Business / Economy

Charity Award makes changes after winner involved in scandal

By He Dan (China Daily) Updated: 2014-08-13 07:26

Charity Award makes changes after winner involved in scandal

Winners of the 8th China Charity Awards last year in Beijing celebrate the recognition of their contribution to charities. Provided to China Daily

New rules cover judging, number of prizes and switching event to every two years

A senior civil affairs official recently announced changes to the rules and selection process of the China Charity Award.

The moves follow a media report that businesswoman Ding Shumiao, who won an award for her contribution to philanthropic causes in 2009, was charged with bribing Liu Zhijun, the former minister of railways, to accumulate her huge wealth.

Ding was involved in bidding for dozens of railway projects through railway ministry staff members and engaged in illegal business operations valued at 178.8 billion yuan ($29.05 billion).

The 59-year-old billionaire from Shanxi province donated about 114 million yuan for disaster-relief work after the Wenchuan earthquake in 2008. She also gave 150 million yuan in 2009 to set up a fund, run by the China Women Development Foundation, for improving the well-being of poverty-stricken mothers in less-developed western regions of China.

Winners found to have engaged in fraudulent behavior or broken the law will be stripped of their prizes and banned from future nomination for six years, said Zhan Chengfu, director of the division of social welfare and charity at the Ministry of Civil Affairs, at a recent Beijing press conference.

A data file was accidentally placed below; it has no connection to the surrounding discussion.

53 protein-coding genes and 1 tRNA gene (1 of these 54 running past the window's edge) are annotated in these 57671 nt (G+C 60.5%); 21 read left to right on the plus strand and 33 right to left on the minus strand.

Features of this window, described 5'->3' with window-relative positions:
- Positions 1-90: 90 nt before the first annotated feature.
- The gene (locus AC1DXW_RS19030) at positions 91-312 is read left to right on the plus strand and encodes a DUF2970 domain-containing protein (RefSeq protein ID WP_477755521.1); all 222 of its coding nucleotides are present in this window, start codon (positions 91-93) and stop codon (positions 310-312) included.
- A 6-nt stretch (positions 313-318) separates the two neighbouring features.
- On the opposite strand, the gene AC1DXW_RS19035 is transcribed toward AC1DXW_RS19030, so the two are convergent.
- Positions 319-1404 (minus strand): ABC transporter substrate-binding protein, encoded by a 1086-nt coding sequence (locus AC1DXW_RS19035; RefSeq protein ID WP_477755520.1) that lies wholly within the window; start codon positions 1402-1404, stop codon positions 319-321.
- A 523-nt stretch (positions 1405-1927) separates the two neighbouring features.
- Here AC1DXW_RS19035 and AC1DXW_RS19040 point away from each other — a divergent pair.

Zhan said changes to the selection process also include lists of nominees being made public online and the numbers of votes each candidate receives from netizens being important reference for the judging panel.

Members of the judging panel will be chosen randomly and anyone who has ties with a nominee must abstain from voting for them.

In future, the China Charity Award will be held once every two years and the number of winners will be reduced from 100 to 50.

"Changes to the rules will make the prize more valuable," he said.

More than 260 individuals and some 360 companies have received honors since the ministry launched the award in 2005.

Deng Guosheng, who specializes in philanthropic studies as director of Tsinghua University's NGO Research Center, said the China Charity Award has played a positive role in motivating more entrepreneurs and organizations to participate in charities and promoting a philanthropic culture in society.

Deng, a former member of the judging panel, urged the organizers to do more to make the nomination and selection process fairer.

"As criteria for the list of candidates were often vague, members of the judging panel voted in line with their feelings or simply favored those candidates who donated the largest amounts, ignoring factors such as the social effect of the candidates' donation and whether the donors sought publicity rather than helping those in need," he said.

Deng also suggests the organizers give judges the opportunity to sit down together and discuss their choices instead of voting independently online.

Song Zonghe, deputy editor-in-chief of the China Social Welfare magazine, believes that the organizers should evaluate each candidate's contribution in philanthropy in a more holistic way.

"The amount of donation should not be the only criterion," he said. "Other 'soft indices' should be considered such as the social influence, public education and promotion of philanthropic culture that the candidates made through their charitable donations or projects."

Charity Award makes changes after winner involved in scandal Charity Award makes changes after winner involved in scandal

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